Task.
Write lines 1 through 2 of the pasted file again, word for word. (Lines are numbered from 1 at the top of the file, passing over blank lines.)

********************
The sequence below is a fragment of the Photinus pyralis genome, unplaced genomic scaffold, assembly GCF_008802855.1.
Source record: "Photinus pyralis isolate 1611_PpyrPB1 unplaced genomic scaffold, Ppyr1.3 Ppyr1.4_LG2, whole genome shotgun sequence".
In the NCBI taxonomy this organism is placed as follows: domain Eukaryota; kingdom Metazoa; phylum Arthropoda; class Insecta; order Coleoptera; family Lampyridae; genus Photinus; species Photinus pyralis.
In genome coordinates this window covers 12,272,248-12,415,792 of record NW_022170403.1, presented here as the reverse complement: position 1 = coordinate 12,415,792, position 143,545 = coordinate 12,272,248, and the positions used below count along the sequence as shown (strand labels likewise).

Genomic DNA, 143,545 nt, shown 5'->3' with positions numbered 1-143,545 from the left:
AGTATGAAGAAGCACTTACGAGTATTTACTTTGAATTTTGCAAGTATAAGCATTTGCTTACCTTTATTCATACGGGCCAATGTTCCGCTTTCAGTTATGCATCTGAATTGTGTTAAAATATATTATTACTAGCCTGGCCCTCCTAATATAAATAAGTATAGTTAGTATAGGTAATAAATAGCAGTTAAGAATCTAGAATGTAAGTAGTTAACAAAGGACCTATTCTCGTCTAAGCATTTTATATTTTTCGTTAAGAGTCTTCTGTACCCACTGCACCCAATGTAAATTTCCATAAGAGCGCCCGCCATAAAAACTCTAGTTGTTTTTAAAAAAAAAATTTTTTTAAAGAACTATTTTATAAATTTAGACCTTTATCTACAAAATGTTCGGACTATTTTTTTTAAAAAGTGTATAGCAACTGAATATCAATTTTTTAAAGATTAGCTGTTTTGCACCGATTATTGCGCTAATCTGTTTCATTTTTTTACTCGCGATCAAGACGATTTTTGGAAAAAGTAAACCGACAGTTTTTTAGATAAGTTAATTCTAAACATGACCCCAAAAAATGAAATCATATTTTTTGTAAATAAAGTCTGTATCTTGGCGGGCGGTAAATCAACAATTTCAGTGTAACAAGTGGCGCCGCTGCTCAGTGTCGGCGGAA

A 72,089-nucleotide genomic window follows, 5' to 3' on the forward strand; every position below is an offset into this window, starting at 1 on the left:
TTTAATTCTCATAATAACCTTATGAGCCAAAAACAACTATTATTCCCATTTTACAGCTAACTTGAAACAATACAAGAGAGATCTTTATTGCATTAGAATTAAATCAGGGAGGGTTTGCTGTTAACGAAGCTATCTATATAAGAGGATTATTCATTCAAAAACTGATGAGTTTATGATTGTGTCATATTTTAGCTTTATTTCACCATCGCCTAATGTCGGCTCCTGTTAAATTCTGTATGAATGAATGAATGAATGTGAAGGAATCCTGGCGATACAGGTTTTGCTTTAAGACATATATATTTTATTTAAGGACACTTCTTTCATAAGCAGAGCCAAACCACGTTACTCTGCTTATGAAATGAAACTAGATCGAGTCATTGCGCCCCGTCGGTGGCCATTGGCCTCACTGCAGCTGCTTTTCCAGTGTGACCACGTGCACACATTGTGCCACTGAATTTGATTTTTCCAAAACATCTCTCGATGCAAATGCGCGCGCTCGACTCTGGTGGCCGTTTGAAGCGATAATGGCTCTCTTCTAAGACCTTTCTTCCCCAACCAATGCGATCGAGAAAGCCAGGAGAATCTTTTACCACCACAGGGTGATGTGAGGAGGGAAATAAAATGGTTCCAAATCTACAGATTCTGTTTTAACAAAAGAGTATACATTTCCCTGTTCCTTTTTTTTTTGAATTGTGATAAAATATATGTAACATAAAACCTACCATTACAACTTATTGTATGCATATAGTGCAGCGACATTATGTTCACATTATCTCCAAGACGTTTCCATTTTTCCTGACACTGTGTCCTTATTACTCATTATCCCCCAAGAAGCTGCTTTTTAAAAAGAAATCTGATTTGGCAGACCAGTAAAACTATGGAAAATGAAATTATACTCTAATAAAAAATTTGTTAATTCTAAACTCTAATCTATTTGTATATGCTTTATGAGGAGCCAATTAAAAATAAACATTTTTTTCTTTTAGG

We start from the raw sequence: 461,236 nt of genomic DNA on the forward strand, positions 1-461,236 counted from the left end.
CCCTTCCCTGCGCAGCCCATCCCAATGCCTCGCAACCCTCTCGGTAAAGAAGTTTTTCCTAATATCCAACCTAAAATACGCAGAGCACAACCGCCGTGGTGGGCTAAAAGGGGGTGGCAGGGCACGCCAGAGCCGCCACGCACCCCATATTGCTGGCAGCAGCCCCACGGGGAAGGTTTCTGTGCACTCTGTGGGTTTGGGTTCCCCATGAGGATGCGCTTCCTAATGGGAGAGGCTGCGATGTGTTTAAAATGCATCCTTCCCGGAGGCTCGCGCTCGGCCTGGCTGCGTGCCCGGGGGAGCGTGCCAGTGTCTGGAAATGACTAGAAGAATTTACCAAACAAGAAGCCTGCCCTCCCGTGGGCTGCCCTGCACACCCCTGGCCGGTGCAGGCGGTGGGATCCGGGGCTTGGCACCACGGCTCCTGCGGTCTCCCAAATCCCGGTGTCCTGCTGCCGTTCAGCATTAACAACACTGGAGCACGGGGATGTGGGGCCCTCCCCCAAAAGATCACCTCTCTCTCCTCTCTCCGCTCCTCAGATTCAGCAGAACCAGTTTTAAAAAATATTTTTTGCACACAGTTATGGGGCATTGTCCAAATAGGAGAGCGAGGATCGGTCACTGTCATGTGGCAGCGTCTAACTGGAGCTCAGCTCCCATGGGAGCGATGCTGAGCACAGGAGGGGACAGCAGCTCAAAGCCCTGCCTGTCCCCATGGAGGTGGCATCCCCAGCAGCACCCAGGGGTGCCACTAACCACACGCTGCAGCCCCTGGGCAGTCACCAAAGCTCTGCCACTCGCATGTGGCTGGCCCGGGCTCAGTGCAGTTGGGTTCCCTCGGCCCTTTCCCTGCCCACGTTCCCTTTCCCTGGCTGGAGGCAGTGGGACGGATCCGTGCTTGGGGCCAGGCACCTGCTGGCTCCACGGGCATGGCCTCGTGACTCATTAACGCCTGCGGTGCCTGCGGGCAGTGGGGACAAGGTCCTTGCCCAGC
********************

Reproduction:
The sequence below is a fragment of the Photinus pyralis genome, unplaced genomic scaffold, assembly GCF_008802855.1.
Source record: "Photinus pyralis isolate 1611_PpyrPB1 unplaced genomic scaffold, Ppyr1.3 Ppyr1.4_LG2, whole genome shotgun sequence".